Excerpt from Easier, faster testing
How do we actually choose the conditions that we test?
For a function like
_and, it’s easy. There are only four possible inputs:
- True, True
- True, False
- False, True
- False, False
We’ll test them all. But what about a function
head that returns the first element of a list? We can’t test every possible list, and, intuitively, it would be incredibly wasteful even to try. So how do we choose which lists are important?
First, we use formal methods again. We annotate the types by creating a generic type variable with
The type of elements in the list is generic, so it doesn’t matter what type we use. We could even let
NoneType, which has only one value (
None), and use lists
[None, None], … .
That turns out not to be what we want because we would not be able to distinguish if we are accidentally taking the second or last element of the list instead of the first. For other functions, like finding the length of a collection, testing with
NoneType is very useful.
For this case, though, we want a bigger type that we can distinguish values of, like
int. But which values of
List[int] are important?
This function only touches the first element of a list (if it exists). Passing a list of fifty one elements to this function is going to be basically the same as passing a list of fifty two elements or a hundred and two elements. On the other hand, the empty list, list with one element, and list with two elements are probably all things we want to test.
This is a pattern we will see again and again. If we consider the space of possible inputs to a function, most functions have small boundaries in that space where their behavior changes dramatically, connected by broad stretches where things are pretty much the same. This gives us an heuristic:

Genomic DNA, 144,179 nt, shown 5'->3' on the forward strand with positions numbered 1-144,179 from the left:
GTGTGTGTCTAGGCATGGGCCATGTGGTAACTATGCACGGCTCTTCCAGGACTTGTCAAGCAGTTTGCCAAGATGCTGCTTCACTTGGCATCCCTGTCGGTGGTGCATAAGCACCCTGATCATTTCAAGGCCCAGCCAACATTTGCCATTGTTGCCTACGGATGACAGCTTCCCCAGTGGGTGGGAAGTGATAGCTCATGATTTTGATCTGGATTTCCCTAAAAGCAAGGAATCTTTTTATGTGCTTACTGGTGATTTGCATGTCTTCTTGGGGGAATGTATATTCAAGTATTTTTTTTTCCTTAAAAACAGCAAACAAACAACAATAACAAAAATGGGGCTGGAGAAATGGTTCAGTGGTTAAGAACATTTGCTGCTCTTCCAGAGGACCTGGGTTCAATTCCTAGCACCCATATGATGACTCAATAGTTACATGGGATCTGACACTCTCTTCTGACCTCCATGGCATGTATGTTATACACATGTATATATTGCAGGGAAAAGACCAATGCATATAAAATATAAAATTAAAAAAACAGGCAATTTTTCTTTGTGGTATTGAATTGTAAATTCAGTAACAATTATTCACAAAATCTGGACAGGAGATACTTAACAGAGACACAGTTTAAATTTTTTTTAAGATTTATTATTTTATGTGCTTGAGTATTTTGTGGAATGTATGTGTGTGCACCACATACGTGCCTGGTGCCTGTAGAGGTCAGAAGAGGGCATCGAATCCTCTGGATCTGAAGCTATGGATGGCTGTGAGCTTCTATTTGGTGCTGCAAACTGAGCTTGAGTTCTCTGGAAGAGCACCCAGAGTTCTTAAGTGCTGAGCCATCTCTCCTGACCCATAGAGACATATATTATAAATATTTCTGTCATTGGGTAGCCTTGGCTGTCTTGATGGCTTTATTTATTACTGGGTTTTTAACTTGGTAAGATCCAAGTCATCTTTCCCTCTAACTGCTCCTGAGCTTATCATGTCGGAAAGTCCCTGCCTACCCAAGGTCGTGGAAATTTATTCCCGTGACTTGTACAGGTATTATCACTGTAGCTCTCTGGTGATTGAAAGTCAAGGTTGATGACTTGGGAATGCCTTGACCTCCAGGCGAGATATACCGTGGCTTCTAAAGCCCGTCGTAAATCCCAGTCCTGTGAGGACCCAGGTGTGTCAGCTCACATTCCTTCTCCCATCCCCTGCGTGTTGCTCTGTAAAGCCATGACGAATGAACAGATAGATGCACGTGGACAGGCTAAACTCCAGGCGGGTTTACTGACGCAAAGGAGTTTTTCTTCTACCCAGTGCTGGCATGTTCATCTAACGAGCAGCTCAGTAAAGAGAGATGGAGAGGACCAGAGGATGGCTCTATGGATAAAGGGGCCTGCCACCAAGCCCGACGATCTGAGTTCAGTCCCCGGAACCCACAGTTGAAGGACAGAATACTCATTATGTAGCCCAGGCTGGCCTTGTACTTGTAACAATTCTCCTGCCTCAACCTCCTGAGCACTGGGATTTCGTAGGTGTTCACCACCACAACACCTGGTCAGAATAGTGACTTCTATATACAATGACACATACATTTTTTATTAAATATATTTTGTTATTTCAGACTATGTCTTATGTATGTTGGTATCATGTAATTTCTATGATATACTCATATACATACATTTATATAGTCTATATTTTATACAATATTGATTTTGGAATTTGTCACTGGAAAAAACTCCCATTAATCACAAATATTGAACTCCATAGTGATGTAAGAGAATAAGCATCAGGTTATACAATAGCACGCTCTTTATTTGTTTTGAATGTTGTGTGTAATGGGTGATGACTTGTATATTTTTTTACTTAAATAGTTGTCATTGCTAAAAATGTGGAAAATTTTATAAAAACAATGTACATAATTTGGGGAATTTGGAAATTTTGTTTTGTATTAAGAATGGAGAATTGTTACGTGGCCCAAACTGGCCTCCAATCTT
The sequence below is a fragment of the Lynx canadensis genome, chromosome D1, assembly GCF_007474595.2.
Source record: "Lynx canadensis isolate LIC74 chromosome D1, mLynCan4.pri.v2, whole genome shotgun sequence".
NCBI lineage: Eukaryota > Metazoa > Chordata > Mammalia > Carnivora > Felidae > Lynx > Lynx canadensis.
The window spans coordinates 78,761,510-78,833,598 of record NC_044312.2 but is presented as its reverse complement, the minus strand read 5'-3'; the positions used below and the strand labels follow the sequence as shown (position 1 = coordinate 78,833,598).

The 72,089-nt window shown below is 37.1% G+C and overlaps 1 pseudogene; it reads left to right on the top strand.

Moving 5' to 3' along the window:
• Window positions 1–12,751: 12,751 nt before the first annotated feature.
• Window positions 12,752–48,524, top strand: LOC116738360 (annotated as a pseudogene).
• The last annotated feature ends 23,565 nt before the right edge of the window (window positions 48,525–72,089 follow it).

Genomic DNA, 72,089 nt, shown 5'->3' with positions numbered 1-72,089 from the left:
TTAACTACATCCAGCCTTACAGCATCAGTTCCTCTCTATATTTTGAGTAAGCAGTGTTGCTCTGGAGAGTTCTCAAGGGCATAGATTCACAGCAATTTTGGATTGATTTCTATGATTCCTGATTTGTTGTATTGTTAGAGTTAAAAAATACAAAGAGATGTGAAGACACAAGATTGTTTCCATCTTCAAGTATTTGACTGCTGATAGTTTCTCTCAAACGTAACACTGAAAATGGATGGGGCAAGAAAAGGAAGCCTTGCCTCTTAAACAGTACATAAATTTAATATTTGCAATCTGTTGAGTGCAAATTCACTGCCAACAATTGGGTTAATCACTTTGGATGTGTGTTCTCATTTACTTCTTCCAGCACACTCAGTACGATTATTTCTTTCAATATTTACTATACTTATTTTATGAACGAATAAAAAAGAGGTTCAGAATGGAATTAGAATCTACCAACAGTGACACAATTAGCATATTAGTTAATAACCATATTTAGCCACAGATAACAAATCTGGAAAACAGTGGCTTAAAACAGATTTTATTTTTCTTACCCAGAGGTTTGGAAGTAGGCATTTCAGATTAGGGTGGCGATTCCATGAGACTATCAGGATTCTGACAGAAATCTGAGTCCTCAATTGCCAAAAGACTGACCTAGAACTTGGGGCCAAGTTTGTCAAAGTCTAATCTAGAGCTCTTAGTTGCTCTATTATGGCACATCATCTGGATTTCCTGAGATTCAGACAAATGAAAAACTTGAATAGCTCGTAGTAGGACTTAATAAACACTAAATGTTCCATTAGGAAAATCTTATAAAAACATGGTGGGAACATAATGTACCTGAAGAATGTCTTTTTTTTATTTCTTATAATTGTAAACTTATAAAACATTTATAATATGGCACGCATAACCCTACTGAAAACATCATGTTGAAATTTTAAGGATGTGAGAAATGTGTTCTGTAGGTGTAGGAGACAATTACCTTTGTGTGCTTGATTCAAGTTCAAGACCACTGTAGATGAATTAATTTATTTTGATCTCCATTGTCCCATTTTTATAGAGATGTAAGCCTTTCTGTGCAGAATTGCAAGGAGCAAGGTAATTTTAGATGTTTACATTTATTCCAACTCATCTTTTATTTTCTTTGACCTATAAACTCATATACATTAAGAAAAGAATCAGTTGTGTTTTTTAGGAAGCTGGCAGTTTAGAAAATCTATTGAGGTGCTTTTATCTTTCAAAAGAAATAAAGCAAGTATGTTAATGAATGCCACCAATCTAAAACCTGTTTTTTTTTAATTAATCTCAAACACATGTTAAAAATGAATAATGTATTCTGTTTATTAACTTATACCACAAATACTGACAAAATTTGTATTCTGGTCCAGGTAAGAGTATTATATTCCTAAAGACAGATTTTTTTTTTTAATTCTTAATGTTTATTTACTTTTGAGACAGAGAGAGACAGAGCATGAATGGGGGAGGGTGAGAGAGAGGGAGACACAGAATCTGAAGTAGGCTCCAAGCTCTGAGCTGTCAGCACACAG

Principle 2: Carefully test the boundary. Sample the bulk.
With that in mind, let’s write a test plan for
import unittest from head import head class TestHead(unittest.TestCase): # Boundary: #  -> raises ValueError #  -> 522 # [5, 2] -> 5 # Bulk: # [128, 53, 921, 1022, 41] -> 128 # [1, 5, 3, 12, 8, 1, 3, 2, 1, 5, 3, 19] -> 1 def test_empty_list(self): with self.assertRaises(ValueError): # head behaves quite differently on , # so we can't lump it in with the other # cases without being ridiculously # complicated. head() def test_head(self): cases = [ (, 522), ([5, 2], 5), ([128, 53, 921, 1022, 41], 128), ([1, 5, 3, 12, 8, 1, 3, 2, 1, 5, 3, 19], 1), ] for input, expected in cases: with self.subTest(input=input): found = head(input) self.assertEqual(expected, found)
This is the simplest case. The full course expands the boundary and bulk heuristic to multiple arguments, complex, recursive types and external services, along with introducing other techniques and heuristics.